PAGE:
2. Rice (paddy) could also be directly milled and here again we get two varieties, polished and unpolished. It is the bran coating that gives the colour and it is bran that has all the beneficial qualities.
    Two things worth mention here. 1. All rice varieties do not have the red or brown colour for the bran coating. The ones with whitish bran could be as beneficial as the brown variety. So what is important is the severity of milling and not the colour per se. 2. The parboiling operation causes the nutrients in the bran to infuse into the rice grain and hence even polished parboiled rice could be superior to the white raw rice.
    The last point, good rice is where the paddy is stored for about an year and the rice freshly milled. Freshly milled is important because bran get easily oxidizes and loses its nutritional and other benefits. People, even Government authorities (India) and FCI officials apparently do not understand this principle. The best is parboiled rice of old paddy, freshly milled and milled just enough to de-husk. Then again there are innumerable varieties (around 5000 strains) of rice and they differ widely in taste, nutritional value and medicinal value. Wetland paddy (name of the strain in Kerala, Kudiru and Orkazhama) is among the best for brown rice and midland paddy, Kazhma (Bran colour is whitish) considered good for taste. Of course Basmathi Rice does not need introductory mention!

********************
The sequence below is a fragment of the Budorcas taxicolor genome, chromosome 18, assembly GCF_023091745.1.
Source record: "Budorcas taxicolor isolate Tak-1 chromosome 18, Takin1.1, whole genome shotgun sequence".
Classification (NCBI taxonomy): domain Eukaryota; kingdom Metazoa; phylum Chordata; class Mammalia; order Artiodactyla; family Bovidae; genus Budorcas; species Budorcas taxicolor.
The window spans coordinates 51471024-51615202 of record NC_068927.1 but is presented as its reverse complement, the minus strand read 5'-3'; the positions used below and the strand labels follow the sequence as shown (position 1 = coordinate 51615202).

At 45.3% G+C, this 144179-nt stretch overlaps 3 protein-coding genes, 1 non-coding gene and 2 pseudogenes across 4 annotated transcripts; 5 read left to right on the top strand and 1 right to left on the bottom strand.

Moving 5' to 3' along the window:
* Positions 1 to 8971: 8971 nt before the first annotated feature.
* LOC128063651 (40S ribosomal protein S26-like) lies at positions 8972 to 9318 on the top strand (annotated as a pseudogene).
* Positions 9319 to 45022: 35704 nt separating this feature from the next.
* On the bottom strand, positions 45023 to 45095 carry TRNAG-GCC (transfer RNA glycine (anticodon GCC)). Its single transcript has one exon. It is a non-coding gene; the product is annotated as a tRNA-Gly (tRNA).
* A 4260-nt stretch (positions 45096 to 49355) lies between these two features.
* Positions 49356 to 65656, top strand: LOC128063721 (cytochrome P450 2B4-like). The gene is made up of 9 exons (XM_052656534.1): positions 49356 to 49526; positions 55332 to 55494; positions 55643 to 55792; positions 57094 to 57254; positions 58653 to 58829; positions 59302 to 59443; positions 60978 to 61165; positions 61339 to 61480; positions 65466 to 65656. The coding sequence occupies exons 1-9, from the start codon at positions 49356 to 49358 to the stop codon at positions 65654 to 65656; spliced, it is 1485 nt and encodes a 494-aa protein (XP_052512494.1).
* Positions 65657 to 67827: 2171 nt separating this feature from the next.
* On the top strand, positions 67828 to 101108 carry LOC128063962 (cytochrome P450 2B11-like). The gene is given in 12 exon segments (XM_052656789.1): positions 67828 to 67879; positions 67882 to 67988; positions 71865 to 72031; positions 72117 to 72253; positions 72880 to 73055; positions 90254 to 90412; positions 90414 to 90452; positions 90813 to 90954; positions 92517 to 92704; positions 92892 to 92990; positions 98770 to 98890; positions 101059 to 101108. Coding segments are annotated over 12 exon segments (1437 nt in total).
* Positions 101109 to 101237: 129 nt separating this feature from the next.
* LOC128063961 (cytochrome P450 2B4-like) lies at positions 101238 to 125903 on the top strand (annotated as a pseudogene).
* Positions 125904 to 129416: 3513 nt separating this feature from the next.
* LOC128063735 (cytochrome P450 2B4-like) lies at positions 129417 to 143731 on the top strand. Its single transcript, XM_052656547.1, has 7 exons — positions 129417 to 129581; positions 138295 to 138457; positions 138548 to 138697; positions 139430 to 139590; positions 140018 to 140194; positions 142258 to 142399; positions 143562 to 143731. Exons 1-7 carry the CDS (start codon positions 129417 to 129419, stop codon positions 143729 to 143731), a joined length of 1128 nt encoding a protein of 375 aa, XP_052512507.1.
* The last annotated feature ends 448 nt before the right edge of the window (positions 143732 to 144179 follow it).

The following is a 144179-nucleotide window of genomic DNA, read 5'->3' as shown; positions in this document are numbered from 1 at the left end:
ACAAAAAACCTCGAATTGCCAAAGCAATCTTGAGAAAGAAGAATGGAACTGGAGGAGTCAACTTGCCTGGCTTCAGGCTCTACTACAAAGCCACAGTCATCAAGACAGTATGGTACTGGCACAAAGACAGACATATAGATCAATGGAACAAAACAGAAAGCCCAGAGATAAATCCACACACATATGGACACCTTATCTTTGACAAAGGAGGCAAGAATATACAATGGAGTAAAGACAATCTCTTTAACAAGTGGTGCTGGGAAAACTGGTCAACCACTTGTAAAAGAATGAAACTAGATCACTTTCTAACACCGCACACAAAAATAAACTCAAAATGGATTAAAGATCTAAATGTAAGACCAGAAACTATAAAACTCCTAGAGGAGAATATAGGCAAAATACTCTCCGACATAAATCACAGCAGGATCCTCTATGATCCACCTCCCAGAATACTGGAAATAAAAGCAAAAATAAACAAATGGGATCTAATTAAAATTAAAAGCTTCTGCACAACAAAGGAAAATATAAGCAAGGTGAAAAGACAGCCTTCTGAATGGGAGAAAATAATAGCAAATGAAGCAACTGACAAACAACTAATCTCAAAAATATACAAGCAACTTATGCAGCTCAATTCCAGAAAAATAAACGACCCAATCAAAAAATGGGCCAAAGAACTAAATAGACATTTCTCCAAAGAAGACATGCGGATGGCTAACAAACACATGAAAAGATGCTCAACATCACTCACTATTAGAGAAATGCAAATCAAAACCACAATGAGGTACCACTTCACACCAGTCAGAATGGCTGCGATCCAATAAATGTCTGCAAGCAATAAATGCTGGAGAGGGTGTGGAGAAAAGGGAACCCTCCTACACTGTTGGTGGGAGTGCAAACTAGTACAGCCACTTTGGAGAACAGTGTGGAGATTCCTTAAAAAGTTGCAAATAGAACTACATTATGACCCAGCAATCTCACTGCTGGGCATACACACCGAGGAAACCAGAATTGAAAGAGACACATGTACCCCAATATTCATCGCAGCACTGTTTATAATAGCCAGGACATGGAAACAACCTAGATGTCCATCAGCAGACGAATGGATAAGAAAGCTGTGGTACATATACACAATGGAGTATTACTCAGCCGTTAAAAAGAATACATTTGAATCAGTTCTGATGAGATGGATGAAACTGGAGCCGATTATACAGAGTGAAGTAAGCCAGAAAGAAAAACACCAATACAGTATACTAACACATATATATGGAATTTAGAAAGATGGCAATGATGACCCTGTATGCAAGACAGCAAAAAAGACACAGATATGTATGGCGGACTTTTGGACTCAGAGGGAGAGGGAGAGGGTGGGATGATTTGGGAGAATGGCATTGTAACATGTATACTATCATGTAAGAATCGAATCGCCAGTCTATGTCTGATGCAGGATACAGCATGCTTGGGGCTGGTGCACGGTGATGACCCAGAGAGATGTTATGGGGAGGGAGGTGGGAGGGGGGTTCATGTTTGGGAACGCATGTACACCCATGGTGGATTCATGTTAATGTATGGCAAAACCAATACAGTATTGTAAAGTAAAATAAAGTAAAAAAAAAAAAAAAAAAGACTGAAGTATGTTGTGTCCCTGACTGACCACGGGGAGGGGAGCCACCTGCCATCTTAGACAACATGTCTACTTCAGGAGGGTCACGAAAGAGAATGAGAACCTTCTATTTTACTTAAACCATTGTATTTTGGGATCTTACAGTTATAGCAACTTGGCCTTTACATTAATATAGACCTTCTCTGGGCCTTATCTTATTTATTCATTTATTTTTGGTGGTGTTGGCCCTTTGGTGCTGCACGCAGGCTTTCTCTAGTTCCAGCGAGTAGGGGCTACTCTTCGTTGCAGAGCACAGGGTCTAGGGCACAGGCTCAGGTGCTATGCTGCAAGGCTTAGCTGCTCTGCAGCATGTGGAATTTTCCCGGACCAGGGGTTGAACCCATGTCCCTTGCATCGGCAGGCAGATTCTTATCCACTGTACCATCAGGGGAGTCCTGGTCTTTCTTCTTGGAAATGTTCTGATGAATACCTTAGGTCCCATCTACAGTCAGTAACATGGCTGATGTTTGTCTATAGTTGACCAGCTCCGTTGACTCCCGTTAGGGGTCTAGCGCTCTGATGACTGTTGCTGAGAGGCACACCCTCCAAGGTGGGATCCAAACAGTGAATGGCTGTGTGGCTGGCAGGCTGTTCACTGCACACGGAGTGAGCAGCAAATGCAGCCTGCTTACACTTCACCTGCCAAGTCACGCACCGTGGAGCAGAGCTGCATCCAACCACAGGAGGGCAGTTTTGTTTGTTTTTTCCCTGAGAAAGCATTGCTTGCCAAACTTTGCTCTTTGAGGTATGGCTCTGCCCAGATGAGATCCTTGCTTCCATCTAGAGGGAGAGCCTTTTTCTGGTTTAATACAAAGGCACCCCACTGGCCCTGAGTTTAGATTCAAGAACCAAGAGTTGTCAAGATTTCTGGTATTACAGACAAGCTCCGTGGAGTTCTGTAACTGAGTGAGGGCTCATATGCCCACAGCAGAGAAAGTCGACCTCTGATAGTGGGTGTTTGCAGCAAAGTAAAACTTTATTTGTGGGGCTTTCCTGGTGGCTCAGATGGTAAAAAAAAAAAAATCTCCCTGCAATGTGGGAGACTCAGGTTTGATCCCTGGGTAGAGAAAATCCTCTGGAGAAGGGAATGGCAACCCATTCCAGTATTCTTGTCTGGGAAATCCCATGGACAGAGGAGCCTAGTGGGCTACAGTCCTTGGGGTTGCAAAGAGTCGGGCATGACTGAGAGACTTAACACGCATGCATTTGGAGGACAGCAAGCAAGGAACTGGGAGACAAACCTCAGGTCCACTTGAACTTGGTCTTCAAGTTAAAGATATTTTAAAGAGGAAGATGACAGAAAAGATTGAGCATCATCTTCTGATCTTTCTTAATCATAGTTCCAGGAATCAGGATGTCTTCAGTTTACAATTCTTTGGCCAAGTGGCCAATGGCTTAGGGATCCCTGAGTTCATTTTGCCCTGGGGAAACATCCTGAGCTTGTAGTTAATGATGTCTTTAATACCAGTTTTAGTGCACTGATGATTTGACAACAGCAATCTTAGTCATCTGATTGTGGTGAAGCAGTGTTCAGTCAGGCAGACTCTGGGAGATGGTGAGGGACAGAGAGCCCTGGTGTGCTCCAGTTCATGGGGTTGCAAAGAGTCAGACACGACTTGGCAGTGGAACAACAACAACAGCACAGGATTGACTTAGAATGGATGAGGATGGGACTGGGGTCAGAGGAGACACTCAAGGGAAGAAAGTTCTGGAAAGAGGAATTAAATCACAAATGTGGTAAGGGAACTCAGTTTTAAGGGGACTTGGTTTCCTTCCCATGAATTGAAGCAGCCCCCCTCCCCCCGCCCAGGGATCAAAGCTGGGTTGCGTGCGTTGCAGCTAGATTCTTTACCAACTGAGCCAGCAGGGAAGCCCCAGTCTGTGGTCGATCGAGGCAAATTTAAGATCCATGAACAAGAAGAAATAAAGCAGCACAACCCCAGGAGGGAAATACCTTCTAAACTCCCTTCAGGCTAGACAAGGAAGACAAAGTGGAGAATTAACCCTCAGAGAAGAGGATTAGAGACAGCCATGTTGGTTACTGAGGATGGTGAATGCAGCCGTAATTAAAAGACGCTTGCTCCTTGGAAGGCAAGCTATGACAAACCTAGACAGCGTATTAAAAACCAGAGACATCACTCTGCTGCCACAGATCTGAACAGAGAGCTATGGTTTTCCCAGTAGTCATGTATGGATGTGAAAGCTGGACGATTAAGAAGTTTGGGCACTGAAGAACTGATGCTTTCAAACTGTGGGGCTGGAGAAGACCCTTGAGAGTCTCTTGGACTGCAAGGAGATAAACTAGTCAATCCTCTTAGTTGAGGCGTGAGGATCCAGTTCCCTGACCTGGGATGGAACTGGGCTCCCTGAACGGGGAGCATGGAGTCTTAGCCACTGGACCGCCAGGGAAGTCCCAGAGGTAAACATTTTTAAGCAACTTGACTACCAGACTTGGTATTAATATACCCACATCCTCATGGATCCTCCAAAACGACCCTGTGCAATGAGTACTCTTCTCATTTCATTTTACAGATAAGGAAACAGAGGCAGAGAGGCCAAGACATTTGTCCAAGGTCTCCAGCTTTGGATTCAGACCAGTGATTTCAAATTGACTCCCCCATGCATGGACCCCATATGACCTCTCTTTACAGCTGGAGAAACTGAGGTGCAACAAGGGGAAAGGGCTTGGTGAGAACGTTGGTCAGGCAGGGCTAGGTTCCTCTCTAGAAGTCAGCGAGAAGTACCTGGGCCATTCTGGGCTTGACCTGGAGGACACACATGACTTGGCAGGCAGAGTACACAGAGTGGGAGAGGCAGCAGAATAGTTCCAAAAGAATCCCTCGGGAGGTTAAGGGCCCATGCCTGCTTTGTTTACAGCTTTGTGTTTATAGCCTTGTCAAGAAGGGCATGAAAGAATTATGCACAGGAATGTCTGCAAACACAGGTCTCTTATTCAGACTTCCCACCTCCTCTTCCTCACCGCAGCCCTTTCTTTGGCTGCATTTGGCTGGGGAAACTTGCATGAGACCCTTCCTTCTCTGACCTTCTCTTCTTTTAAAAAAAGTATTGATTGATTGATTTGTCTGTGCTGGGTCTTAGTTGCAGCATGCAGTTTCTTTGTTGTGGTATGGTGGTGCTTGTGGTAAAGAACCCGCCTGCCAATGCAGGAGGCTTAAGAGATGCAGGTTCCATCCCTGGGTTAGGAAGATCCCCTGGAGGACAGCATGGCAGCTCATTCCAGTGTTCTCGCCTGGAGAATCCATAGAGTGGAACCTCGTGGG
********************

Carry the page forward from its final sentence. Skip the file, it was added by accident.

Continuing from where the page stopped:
Rice is really the superior grain. But by bad mode of storing and handling, it is supplied in a spoiled condition!

  • Reply
    healthy brown rice
    December 26, 2014 at 8:37 am

    Today, I heard from my grand father about the brown rice. He said how they used to eat and also said about the results. Comparing to the today’s modern diet it is too beneficial … yes the author is right…

  • Reply
    December 30, 2014 at 8:22 pm

    Brown rice cooks faster? I think not.

  • Reply
    alvem m labrador
    January 3, 2015 at 1:16 am

    bronw rice is the right choice lose weight control sugar hi fiber low carbohidrates is good for the healh

  • Reply
    Leon Brodeur
    January 5, 2015 at 5:49 am

    Brown Rice grown in Arkansas contains a high level of arsenic, which is poison. Hard to BSkyB’s but true, please check it out.

  • Reply
    January 14, 2015 at 6:36 pm

    what about soaking the brown rice over night – I do that and it takes no time to cook

  • Reply
    January 31, 2015 at 5:22 pm

    Boil 10 cups of water, then add 2 cups of brown rice with a little sea salt for only 30 min. Drain water or soak a few extra minutes to plump and drain the rice to eat. Can freeze portions too.

  • Reply
    cliff jairam
    February 9, 2015 at 9:55 pm

    I am now starting to use brown rice, thanks for all the information.

  • Reply
    February 11, 2015 at 8:18 pm

    Hats off to brown rice!

  • Reply